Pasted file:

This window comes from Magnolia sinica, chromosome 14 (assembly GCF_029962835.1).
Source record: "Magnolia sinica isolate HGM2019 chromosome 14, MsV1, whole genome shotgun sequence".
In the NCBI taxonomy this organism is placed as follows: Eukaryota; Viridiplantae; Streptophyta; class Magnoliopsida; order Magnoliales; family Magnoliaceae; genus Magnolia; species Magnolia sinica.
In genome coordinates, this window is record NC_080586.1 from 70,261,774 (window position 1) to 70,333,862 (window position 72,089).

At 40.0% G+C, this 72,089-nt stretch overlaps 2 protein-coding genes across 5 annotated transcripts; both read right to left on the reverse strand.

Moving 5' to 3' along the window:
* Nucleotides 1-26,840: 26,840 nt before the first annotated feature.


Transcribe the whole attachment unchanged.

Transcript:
This window comes from Magnolia sinica, chromosome 14 (assembly GCF_029962835.1).
Source record: "Magnolia sinica isolate HGM2019 chromosome 14, MsV1, whole genome shotgun sequence".
In the NCBI taxonomy this organism is placed as follows: Eukaryota; Viridiplantae; Streptophyta; class Magnoliopsida; order Magnoliales; family Magnoliaceae; genus Magnolia; species Magnolia sinica.
In genome coordinates, this window is record NC_080586.1 from 70,261,774 (window position 1) to 70,333,862 (window position 72,089).

At 40.0% G+C, this 72,089-nt stretch overlaps 2 protein-coding genes across 5 annotated transcripts; both read right to left on the reverse strand.

Moving 5' to 3' along the window:
* Nucleotides 1-26,840: 26,840 nt before the first annotated feature.